One fall, when I was about nine, I found myself exploring through one of those party stores that stock costumes all year round, and there it was. This cheap plastic hook with a bell-shaped cuff that hid your hand to make it look like it had been chopped off. That’s when I knew I was going to be to be a pirate for Halloween.
Understand, as a child, I was obsessed with pirates. I was into the other typical childhood things of the time; dinosaurs, Matchbox cars, Star Wars etc. But pirates were always cool. In movies, books, and games from swashbucklers, to scurvy dogs I was fascinated with all of them. One of my prized books as a child was a large slim book full of portraits and facts about the really famous pirates. One of my favorite video games ever was Sid Meyer’s Pirates, in which you got to sail the Caribbean as a privateer, plunder ships, duel with other sea captains and engage in other forms of skullduggery (There was an actual story line about rescuing lost members of your family from indentured servitude but frankly it didn’t seem that important my first couple times through.).
Halloween was still a ways off and I had to plead and whine at my dad to get it for me, but I convinced him.. We left the store with the hook and an eye-patch with a Jolly Roger on it. Then I had to wait.
From that moment all through October I chattered about my awesome costume. To my parents, my friends, to anyone who wouldn’t flee in terror from some overly enthused fourth grader, ceaselessly prattling about on about how cool it was going to be when he was a pirate. A striped shirt was acquired at some point. Some make-up crayons would be used to draw on a five-o’clock shadow, for that much-needed sea dog look. My dad was going to loan me one of his bandanna’s for my head. I spent weeks practicing my “aarghs” and “avasts”.
I was, to use the parlance of the time, totally stoked.
Then with less than a week to go, I did the unthinkable, the unforgivable. I struck my mother.
I don’t remember why. Probably some minor punishment for a petty transgression had set me into a fit of blind hot childish rage. Why wasn’t important. What was important is the fact that I hit her. Just like that it was all gone. I was grounded for a period of time that would encompass both my birthday and Halloween. I wailed, I screamed, I cried, and finally settled into moping. It was no use. Everything in my life had been ruined. Halloween, my favorite holiday gone. My awesome pirate costume, that had taken weeks to put together rendered useless.
I entered into a state of denial. Surely she couldn’t mean it. I mean she had to be bluffing, just to teach me a lesson. If I just am on my best behavior between now and Halloween I’d earn a reprieve right? May be I could barter my way out of it. Keep my room clean, take out the trash, maybe do the dishes every day for a week. There had to be some way.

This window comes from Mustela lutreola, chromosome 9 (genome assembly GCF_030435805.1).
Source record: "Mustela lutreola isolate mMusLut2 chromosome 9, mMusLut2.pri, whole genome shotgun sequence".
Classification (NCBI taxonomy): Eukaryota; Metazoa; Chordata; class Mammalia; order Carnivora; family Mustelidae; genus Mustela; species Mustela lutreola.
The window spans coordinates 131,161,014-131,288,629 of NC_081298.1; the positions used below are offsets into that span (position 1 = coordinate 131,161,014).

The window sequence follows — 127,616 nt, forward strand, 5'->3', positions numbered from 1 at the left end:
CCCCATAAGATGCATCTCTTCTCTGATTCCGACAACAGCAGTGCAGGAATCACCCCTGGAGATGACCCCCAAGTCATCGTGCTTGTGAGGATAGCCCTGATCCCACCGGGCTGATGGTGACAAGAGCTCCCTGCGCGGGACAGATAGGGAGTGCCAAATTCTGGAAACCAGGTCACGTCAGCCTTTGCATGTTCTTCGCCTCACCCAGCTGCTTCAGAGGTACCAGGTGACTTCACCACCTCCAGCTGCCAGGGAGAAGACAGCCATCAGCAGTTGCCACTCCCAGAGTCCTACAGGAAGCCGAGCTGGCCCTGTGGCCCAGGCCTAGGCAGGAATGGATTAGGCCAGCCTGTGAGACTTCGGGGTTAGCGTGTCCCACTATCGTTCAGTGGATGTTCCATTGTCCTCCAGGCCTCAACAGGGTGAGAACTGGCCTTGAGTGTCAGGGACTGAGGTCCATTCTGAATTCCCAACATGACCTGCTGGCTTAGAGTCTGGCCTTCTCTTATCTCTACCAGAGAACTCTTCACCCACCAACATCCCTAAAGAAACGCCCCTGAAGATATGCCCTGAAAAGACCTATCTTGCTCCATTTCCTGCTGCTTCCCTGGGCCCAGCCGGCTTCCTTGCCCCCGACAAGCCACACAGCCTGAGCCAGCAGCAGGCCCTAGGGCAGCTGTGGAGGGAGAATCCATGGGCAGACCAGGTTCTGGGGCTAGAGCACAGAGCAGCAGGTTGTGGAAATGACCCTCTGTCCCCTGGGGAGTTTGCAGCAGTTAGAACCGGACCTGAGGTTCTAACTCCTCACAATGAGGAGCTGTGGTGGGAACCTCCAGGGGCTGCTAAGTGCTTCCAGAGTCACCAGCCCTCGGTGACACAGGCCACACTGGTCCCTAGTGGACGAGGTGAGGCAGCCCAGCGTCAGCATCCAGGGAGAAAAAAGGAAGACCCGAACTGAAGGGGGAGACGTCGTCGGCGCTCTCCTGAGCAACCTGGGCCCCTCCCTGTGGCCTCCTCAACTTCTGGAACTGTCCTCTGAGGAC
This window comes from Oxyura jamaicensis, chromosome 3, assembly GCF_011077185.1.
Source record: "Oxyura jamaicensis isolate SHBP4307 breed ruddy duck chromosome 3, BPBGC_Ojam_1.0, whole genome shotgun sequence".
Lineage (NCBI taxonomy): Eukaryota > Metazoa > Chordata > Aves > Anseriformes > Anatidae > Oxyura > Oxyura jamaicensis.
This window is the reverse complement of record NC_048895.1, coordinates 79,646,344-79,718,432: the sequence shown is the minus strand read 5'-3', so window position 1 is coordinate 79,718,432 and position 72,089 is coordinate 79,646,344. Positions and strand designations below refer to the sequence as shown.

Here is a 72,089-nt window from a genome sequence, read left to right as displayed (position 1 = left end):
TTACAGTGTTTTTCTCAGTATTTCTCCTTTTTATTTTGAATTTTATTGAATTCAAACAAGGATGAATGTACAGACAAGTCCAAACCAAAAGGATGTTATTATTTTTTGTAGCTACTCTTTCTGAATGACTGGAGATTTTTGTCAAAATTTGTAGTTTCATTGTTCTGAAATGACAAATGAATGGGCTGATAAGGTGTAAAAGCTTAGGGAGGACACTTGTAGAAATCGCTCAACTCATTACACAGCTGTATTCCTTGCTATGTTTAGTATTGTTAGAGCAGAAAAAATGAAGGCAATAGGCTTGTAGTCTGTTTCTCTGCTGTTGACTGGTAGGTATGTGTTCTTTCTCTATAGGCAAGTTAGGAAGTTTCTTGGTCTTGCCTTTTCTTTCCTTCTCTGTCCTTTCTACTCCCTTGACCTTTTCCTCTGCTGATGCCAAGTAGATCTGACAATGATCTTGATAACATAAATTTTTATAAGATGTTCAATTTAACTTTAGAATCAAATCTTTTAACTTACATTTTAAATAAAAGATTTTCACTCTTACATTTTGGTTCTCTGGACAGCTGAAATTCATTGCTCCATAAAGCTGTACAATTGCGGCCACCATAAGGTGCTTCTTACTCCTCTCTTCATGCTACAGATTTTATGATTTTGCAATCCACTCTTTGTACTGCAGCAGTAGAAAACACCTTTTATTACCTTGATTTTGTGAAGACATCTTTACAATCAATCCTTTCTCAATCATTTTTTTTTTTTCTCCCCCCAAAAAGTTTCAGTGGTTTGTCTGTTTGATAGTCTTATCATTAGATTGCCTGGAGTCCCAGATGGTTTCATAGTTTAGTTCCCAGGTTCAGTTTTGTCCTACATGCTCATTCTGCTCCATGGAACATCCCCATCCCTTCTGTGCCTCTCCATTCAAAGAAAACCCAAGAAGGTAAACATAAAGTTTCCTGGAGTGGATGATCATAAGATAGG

There was a slender ray of hope when, the day before, on my birthday I was given presents. Clearly if I had been still loved enough to have birthday presents, I would be allowed trick-or-treating. When I started talking about my costume, however, I was quickly reminded the there would be no such joy in my life this year. Upon hearing this reaffirmation of my punishment the rest of my birthday took place in my room alternating between, sulking and sobbing with the occasional rage filled screaming fit.
I spent my Halloween that year either crying in my bedroom or sulking in my living room hiding behind the arm of the couch, staring in envious embarrassment as all of my friends from school, one by one showed up to ring the doorbell. Festooned in their holiday disguises and cheerfully yelling, “Trick-or-Treat!,” as my mother answered the door and patiently dropped pieces of delicious candy in their sacks and plastic orange jack-o-lantern shaped pails.
None of these costumes were as cool mine would have been.
The evening passed and the number of trick-or-treaters dwindled and finally Halloween was over. The hook and eye-patch got buried somewhere in the house, I never looked at them again. I don’t think I ever wore the shirt.
At some point I aged out of trick-or-treating. As I grew older my costumes for parties were always thrown together at the last-minute, or decided for me based on the need for a theme, or maintaining harmony in a relationship required a matching costume. Now a days, Halloween is about my own child’s experience, not mine. Plus, frankly, I don’t have much time, money, or energy to put into a costume for myself.
To this day though, I still feel a bit of sadness and a little regret each year to remember that I never got to be a pirate.
Happy Halloween, and as always Happy Monday.